Politicians fly home to a Britain in crisis

POLITICIANS were last night travelling back from their summer holidays, after the Prime Minister announced he would recall parliament in response to the London riots.

David Cameron, who himself only returned to Britain in the early hours of yesterday morning, said he was recalling MPs so they could “stand together in condemnation of these crimes”.

He is not expected to table any emergency legislation, although sources said he could take drastic steps such as deploying the armed forces without passing any new laws.

A Downing Street source said party whips had sent out a message to MPs instructing them to return and would take a dim view of those who continued to holiday.

Chancellor George Osborne was also flying back from his vacation in Los Angeles last night, and will make a statement about the turmoil that has engulfed financial markets in the Commons tomorrow.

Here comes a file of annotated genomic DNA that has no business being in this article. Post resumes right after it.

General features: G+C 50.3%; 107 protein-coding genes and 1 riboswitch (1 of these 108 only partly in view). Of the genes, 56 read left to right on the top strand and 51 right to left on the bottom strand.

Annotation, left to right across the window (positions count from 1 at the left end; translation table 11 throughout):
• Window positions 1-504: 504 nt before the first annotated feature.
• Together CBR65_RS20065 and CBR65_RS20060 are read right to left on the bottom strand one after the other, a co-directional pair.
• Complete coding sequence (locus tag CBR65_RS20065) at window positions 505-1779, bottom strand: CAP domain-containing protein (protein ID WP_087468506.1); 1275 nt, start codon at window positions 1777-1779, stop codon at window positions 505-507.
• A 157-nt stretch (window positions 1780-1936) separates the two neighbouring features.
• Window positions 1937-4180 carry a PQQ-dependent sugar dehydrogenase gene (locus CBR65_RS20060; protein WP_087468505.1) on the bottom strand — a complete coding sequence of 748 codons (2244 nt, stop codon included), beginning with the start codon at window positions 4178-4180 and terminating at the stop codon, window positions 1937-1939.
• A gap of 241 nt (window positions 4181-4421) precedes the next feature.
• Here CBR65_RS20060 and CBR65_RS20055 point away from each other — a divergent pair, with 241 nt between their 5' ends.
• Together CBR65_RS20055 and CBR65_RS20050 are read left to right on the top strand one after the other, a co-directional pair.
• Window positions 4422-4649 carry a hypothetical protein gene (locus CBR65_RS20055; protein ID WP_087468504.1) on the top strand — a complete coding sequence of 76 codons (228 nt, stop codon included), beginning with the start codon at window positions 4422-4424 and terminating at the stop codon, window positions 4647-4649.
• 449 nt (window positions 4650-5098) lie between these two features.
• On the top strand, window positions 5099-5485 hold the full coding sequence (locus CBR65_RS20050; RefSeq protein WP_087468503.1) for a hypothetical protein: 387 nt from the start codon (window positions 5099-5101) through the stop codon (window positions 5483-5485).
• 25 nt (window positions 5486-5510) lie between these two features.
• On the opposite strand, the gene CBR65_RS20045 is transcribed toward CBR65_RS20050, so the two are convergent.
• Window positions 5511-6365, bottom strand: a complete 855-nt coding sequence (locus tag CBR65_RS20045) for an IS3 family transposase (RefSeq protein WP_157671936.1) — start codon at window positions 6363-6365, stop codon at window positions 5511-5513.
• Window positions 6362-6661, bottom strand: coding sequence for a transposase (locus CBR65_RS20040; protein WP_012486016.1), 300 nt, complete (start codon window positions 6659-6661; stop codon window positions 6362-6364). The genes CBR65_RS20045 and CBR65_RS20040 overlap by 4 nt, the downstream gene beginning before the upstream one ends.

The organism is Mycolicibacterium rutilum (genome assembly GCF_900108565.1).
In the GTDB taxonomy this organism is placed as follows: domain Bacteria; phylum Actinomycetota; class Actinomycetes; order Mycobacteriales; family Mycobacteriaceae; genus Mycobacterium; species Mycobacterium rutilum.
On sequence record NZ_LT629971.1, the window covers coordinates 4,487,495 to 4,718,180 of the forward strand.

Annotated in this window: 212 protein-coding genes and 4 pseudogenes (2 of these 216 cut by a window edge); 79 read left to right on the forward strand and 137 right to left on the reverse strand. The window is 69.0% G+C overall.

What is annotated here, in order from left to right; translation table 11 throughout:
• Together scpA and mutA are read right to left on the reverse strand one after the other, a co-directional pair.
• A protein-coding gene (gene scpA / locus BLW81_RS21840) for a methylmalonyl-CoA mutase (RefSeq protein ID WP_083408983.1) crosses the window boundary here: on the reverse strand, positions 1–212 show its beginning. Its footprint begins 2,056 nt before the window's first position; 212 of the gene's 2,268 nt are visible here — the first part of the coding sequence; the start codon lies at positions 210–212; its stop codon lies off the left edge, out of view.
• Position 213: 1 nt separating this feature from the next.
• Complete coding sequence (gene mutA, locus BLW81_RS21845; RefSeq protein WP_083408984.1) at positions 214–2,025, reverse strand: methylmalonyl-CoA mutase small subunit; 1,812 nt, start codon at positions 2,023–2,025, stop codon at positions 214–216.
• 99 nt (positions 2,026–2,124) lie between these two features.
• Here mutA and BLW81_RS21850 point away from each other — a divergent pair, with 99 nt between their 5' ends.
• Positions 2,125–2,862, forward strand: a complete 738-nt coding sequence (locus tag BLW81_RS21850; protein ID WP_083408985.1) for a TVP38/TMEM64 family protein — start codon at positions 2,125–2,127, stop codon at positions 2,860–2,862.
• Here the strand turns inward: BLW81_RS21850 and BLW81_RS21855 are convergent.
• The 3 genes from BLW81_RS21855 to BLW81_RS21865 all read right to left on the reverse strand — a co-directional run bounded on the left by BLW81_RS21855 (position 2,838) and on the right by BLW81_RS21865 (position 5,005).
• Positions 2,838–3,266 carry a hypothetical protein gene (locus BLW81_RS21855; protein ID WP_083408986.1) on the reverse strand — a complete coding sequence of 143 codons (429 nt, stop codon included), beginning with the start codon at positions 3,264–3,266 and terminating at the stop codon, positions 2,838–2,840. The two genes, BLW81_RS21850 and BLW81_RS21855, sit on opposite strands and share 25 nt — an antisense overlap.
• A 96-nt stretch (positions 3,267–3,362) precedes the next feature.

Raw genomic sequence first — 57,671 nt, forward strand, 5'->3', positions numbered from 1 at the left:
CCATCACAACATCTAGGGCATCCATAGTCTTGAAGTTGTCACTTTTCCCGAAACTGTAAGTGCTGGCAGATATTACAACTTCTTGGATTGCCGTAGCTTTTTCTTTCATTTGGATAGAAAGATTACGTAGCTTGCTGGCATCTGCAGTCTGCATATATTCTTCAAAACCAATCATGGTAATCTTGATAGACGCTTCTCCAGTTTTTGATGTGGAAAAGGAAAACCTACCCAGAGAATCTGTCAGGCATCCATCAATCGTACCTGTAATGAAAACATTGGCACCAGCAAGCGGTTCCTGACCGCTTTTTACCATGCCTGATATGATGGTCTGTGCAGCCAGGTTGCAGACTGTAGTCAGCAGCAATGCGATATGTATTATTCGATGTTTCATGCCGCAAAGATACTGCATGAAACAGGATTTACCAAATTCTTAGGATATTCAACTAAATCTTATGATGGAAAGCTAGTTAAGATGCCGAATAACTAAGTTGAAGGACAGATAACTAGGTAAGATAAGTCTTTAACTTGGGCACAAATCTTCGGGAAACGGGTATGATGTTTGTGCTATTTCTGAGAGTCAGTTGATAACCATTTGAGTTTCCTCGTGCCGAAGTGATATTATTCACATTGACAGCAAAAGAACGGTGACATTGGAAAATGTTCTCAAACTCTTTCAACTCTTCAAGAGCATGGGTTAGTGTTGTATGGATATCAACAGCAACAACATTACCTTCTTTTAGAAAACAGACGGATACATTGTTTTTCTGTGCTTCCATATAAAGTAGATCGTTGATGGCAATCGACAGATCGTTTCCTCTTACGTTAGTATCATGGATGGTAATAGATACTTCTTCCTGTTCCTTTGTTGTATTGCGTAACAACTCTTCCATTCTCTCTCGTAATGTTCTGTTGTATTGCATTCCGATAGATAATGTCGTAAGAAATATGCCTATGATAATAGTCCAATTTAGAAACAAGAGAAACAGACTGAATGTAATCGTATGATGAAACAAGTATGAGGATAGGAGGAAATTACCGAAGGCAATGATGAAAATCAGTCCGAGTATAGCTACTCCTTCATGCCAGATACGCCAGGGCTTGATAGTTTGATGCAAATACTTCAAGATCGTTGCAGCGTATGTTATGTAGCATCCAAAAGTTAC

Boris Johnson, the London mayor who initially refused to cut his holiday short on the grounds he would not “let criminals set the agenda”, was back in the capital yesterday to face the wrath of angry residents.

He was heckled by a crowd in Battersea while on a walkabout to assess the damage, with one resident shouting: “You should have been here three days ago”. Nick Clegg, the deputy Prime Minister, was also booed at an event in Birmingham.

Meanwhile, the Prime Minister called for “more robust police action” in response to the lawlessness plaguing London.

The Met said 16,000 police officers were “on duty” last night – compared to 6,000 on Monday – after it cancelled all leave, although it is not clear how many of those were actually on the front line.

Scotland Yard authorised its officers to use every available force, including possible use of plastic bullets.